Miriam

Text: Exodus 15:19-21, Numbers 12:1-16

Julie Herrera-Maxwell
The first time we are introduced to Miriam, she is listening to her mother's instructions on how she can save her brother Moses. The assignment was very dangerous; every detail was important and one mistake could have ended her brother's life. The second time, Miriam is already a grown woman; the first woman called a prophetess in the Bible! The Hebrews had just crossed the Red Sea in a miraculous way. God had opened the waters in the middle and the people had crossed on dry land. Miriam suddenly becomes a psalmist, singing a beautiful song of triumph. She also helped her brothers Moses and Aaron to lead the people to Sinai. Miriam was a very special woman – smart and thankful!

The next time we hear of Miriam, she's much older. After many years of working among a generation whose hearts were hardened, Miriam's heart has also become hard. She and Aaron oppose Moses' marriage and complain that they are not getting enough credit as prophets in their own right. In return for all her complaining, God inflicts Miriam with leprosy. Due to her disease, she is removed from the camp for seven days.

Don't you think this is a sad way for her to finish the race? This is why we have to guard our hearts from any kind of bitterness or sin. This race is not an easy one. Life is hard sometimes and we have to face things that may discourage us; but He promises that He will never forsake us. We have the Holy Spirit who prompts us to continue to run after Him. How are you going to finish this race? May God help you finish strong, mature, and above all with a heart full of hope and faith in Jesus our Messiah.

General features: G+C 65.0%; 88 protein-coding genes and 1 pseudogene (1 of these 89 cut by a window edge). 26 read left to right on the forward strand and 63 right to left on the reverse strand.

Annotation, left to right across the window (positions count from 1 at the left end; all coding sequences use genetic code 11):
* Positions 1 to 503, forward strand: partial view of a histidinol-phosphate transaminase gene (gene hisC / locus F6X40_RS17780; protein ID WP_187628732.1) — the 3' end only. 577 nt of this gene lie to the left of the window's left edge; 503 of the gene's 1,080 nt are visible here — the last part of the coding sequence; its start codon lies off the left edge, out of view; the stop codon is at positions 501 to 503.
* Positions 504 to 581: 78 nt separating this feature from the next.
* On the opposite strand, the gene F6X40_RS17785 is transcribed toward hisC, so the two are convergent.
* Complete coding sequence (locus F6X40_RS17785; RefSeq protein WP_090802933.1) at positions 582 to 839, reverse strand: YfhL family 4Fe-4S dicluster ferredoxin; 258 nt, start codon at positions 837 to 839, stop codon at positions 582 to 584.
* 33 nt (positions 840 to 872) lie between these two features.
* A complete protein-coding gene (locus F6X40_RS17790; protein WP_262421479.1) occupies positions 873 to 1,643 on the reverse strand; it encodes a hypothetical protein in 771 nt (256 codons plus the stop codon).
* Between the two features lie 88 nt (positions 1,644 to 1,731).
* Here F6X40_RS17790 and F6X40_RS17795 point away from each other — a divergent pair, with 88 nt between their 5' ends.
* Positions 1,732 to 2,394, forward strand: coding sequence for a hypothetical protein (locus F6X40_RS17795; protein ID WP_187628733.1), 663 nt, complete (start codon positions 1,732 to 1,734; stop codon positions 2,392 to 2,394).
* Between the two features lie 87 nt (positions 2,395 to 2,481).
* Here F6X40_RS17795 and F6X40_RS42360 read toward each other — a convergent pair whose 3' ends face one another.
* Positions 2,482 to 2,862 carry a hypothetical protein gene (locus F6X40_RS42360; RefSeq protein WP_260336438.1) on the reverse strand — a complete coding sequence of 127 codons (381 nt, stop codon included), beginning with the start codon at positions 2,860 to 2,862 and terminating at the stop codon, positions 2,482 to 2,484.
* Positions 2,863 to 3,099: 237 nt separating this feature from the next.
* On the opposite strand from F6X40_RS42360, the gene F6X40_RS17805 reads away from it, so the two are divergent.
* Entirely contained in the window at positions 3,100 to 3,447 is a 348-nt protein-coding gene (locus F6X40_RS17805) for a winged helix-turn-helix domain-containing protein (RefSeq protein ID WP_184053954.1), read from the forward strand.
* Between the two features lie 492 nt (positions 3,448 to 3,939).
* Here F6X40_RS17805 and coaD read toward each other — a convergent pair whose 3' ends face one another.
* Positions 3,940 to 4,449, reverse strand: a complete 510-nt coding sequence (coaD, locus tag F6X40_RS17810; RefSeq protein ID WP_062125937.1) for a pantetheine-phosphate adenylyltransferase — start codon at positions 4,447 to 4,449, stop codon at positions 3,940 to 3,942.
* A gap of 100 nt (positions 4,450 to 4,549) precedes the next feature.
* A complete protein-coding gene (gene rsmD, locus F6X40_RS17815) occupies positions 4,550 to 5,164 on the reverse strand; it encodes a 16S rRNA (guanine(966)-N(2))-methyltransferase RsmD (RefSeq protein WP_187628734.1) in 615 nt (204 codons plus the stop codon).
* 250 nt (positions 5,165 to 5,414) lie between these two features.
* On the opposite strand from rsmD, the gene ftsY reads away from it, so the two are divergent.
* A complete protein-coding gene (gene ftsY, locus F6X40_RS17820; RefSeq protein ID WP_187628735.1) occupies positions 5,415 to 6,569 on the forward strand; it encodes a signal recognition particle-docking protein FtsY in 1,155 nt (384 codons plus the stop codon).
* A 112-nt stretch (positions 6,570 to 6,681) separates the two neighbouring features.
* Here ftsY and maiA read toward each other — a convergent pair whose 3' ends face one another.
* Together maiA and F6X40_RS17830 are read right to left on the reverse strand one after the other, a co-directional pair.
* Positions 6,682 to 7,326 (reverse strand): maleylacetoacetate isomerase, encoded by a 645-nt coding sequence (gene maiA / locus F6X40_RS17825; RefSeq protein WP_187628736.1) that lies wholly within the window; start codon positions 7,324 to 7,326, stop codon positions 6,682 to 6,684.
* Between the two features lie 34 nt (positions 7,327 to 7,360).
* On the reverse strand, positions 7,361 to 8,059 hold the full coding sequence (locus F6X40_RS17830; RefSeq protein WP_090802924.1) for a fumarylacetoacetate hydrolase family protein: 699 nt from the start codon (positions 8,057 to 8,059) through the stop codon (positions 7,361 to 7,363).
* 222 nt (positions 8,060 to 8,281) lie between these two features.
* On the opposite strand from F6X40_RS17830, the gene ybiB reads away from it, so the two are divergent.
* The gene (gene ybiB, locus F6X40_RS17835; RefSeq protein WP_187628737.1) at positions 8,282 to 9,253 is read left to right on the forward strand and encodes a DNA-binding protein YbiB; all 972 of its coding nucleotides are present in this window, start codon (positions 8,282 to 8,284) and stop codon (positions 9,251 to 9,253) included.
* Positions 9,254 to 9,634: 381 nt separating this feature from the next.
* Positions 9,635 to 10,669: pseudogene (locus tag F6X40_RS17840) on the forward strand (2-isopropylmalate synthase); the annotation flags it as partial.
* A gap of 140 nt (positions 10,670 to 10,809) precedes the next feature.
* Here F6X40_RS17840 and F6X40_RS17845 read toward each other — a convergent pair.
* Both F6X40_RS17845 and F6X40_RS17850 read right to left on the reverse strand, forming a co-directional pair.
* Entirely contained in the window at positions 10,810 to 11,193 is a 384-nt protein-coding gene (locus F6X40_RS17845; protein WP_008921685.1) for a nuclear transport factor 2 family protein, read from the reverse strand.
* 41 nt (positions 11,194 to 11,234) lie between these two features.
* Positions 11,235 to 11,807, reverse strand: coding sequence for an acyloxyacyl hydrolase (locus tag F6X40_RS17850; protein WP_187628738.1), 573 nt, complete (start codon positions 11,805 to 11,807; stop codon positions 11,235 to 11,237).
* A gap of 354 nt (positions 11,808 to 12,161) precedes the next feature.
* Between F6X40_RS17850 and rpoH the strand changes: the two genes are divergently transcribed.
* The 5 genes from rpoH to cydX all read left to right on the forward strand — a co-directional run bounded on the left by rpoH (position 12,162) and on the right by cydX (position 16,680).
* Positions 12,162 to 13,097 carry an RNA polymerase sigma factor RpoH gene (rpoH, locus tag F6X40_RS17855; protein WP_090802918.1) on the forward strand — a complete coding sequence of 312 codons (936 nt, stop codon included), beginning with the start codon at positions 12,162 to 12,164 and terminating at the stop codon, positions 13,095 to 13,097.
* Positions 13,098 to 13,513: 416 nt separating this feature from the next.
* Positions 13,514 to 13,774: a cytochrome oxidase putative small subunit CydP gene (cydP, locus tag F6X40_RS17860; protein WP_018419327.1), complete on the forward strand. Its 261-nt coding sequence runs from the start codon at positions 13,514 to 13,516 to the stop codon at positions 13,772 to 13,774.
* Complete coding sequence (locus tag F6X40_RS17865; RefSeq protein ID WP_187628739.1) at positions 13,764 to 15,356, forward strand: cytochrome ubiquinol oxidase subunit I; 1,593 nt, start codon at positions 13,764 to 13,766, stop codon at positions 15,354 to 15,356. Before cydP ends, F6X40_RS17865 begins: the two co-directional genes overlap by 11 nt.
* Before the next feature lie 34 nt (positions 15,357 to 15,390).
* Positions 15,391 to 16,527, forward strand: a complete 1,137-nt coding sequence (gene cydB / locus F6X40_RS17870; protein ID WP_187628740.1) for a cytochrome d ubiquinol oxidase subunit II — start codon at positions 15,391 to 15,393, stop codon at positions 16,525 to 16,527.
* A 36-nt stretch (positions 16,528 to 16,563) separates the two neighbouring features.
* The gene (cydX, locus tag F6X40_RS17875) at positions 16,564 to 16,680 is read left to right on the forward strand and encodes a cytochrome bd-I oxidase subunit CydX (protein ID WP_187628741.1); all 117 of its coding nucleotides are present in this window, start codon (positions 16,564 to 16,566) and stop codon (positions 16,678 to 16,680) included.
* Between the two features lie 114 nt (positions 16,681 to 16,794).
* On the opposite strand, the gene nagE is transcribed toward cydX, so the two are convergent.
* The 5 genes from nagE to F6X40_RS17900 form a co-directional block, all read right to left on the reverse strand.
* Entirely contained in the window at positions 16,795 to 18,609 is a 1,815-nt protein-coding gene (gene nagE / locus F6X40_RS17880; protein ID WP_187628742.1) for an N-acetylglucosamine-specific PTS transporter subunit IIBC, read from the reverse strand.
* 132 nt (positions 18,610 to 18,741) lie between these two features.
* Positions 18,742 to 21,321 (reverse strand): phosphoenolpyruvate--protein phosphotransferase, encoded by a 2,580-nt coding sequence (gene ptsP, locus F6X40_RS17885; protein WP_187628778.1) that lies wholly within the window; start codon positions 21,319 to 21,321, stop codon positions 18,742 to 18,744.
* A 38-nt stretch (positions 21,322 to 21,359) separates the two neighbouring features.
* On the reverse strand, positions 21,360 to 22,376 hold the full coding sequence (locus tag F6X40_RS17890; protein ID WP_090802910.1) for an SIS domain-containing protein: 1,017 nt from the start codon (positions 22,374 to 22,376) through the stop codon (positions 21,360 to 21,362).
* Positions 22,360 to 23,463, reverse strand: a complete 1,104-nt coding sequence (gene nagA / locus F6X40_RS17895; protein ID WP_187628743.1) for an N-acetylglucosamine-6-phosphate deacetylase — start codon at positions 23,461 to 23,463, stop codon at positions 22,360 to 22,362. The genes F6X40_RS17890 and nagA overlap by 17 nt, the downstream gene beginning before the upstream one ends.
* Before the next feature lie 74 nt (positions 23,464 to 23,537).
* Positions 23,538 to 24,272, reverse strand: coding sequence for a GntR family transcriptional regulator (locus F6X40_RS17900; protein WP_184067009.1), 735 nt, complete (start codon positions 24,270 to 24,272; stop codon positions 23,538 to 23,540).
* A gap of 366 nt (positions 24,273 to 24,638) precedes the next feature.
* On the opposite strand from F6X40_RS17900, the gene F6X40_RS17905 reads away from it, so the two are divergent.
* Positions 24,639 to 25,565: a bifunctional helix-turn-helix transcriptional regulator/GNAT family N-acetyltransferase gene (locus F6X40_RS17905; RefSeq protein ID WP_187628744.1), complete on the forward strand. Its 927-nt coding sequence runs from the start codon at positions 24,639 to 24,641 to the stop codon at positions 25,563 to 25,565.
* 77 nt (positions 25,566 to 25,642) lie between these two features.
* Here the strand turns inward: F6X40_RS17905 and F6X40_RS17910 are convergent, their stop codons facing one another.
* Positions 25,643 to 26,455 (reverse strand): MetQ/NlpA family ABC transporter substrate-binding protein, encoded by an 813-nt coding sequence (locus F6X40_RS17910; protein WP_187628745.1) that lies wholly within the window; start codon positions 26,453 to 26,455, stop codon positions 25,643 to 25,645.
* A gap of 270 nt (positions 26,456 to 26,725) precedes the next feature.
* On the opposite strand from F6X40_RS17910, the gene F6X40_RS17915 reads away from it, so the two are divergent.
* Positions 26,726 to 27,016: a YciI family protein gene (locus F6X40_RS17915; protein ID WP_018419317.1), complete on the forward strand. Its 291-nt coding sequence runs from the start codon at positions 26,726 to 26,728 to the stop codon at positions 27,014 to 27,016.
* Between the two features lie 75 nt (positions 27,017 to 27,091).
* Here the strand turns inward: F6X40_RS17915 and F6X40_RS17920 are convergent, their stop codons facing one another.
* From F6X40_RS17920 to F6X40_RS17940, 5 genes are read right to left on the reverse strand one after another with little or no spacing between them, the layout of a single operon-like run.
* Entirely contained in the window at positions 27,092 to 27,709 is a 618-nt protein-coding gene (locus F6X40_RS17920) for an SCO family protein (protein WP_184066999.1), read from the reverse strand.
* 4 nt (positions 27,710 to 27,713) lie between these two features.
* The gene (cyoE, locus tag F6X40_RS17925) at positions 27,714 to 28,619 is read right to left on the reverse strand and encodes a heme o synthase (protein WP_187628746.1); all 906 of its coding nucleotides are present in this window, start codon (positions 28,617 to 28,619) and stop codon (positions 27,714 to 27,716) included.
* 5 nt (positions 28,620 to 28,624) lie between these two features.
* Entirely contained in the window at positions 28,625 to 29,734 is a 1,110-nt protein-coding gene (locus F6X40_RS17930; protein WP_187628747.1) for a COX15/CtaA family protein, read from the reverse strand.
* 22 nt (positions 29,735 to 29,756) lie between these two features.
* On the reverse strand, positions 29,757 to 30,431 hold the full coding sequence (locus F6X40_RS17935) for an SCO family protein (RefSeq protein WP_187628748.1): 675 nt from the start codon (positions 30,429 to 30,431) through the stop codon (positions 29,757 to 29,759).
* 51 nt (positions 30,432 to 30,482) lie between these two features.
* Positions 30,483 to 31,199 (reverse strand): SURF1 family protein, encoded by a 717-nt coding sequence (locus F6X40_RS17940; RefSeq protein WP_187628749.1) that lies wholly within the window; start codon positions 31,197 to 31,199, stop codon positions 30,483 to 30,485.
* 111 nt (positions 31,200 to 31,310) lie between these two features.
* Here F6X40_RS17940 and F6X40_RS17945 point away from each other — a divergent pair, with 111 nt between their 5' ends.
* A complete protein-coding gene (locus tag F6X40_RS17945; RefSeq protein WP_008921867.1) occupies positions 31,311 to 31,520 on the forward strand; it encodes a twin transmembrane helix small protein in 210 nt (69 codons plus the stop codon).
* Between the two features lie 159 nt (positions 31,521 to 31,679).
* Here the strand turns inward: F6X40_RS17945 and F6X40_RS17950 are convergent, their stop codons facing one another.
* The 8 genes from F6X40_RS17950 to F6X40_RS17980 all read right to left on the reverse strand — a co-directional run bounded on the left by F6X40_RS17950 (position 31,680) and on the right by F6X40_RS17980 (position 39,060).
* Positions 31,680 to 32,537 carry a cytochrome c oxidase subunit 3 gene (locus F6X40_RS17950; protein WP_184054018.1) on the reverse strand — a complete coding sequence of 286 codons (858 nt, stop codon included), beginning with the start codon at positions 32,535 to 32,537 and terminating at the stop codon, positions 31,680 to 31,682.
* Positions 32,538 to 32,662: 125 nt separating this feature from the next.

Suzy Silk
In Exodus 15:19-21, Miriam the prophetess takes up a tambourine and invites all of the other women to follow after her. She sings: "Sing to The Lord, for He has triumphed gloriously; the horse and his rider He has thrown into the sea." We don't know if Miriam was a good singer or not, or if she was simply loud, but regardless she grabs up an instrument and leads the crowd in worship. Miriam writes a song of triumph to proclaim and recount the deeds of The Lord. This song isn't long or verbose or theologically complex. It is simple and honest, something everyone can understand and sing along with. Even though the Exodus has just happened, Miriam immediately begins recounting the works of The Lord.

Remembering and retelling is central to the Hebrew Scriptures. The Exodus is one of those events God is constantly reminding the people of, reminding them that if He can bring them out of Egypt, He can certainly provide for them in their current troubles. Their faith and hope in trouble rested upon their ability to remember. Miriam is an agent of hope by taking up the mantel of reminding the people of God's goodness to them. Though they had left their homes and were now wandering in search of a new land they could hope in their triumphant Lord.

How can you lead like Miriam, reminding others of the faithfulness of God and calling on them to join you in song? What good things had God done in your life that others might be encouraged by? How can you take up your tambourine and proclaim the Lord's works in your life?